GAAN is an active participant in a plethora of national and international projects in collaboration with several healthcare institutions, industries and enterprises. It demonstrates strong management capacity having coordinated a large number of EU grants in, FP7, and INTERREG programs. The GAAN group succeeded in recruiting a community cohort of nearly 400 individuals (18-90 years old) who underwent intensive neuroimaging (EEG/MEG) and cognitive assessment. Following are the group’s main projects.


This project aims in composing pervasive human-centered systems able to understand the human state (identity, emotions and behavior) in assistive environments using audiovisual and biological signals.


The purpose of this project is to investigate the effect of the intracranial light induction in the human brain, and its effectiveness in treating depression. The intervention effect will be investigated by comparing depressed to non-depressed adults.

MUSICPLAST, a general index of audiovisual incongruencies of abstract rules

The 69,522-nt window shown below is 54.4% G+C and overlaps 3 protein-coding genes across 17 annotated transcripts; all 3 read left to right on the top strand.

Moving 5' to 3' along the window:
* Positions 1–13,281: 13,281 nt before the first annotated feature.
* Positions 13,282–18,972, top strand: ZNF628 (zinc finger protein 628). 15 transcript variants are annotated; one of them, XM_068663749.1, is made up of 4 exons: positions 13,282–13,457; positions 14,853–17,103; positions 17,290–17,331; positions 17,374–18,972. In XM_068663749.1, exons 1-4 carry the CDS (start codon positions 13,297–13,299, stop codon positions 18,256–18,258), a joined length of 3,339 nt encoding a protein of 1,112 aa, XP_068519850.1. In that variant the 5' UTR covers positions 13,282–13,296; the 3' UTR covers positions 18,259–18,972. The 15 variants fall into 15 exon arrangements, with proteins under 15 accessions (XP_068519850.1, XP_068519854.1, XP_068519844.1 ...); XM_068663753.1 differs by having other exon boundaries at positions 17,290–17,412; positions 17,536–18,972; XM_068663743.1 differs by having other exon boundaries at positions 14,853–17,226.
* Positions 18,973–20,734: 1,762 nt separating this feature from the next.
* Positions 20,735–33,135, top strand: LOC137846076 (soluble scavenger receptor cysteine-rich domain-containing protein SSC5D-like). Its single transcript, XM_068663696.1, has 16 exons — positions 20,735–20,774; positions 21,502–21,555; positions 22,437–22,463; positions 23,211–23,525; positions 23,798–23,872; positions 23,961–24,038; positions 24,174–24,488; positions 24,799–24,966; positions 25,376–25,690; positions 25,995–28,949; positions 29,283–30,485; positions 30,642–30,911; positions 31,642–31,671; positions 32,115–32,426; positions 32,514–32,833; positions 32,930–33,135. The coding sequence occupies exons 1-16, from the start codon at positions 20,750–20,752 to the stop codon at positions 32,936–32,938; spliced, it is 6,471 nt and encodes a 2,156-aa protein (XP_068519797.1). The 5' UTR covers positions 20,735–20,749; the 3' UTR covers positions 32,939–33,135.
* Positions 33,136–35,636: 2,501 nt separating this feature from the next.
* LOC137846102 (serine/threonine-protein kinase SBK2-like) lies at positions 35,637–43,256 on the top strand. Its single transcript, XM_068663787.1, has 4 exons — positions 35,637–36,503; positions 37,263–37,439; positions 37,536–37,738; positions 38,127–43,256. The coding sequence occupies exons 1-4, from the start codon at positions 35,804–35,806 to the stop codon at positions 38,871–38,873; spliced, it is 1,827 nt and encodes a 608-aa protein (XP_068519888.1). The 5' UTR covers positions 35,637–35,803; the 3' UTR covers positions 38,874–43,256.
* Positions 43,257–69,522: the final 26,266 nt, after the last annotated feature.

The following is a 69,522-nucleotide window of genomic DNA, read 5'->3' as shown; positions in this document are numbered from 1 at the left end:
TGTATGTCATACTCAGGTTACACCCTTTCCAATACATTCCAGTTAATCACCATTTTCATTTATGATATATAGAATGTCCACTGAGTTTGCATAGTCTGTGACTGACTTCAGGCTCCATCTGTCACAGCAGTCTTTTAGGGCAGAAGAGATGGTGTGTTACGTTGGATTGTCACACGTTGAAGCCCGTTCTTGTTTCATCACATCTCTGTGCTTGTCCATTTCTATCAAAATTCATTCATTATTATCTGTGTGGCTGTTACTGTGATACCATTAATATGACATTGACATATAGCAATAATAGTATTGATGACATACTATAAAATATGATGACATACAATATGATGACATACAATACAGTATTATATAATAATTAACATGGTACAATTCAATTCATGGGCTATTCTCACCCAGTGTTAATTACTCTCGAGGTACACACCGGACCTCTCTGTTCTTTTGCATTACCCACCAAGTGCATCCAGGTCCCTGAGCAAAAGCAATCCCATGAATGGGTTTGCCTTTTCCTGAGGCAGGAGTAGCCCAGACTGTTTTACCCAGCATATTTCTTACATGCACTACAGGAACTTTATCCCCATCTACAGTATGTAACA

The aim of this project is to differentiate the uni- and multi-sensory elements underpinning multisensory judgments of magnitude within and across the borders of the cognitive domain of non-symbolic numerosity using electroencephalographic and behavioral measurements. The mechanism supporting training induced plasticity in this process is investigated by comparing musicians to non-musicians.

Long Lasting Memories

Our affiliate group ASOSS coordinated the LLM project. The aim of this project was to engage seniors into computerized interventions of physical exercise occurring in the context of cognitive challenges. The effect of the intervention was investigated between 5 groups; 3 experimental groups engaged in an eight week cognitive and/or physical training, and 2 control groups: active and passive. The participants were cognitively intact individuals as well as seniors meeting the clinical criteria of Mild Cognitive Impairment (MCI) and Alzheimer’s disease (AD). By using EEG, the participants’ electrical potentials were recorded before and after the intervention at rest state and while passively viewing affective stimuli (pictures and words) rated along arousal and valence.


This was a collaborative project between the Medical School of the Aristotle University of Thessaloniki, Greece, and the Brain Science Institute of RIKEN, Japan. The purpose was to enable multi-channel physiological sensing for direct adaptation of computer user interfaces in affective interaction paradigms. By using MEG and EEG, the magnetic fields and electrical potentials respectively were recorded from healthy adults while passively viewing affective stimuli (pictures and words) rated along arousal and valence.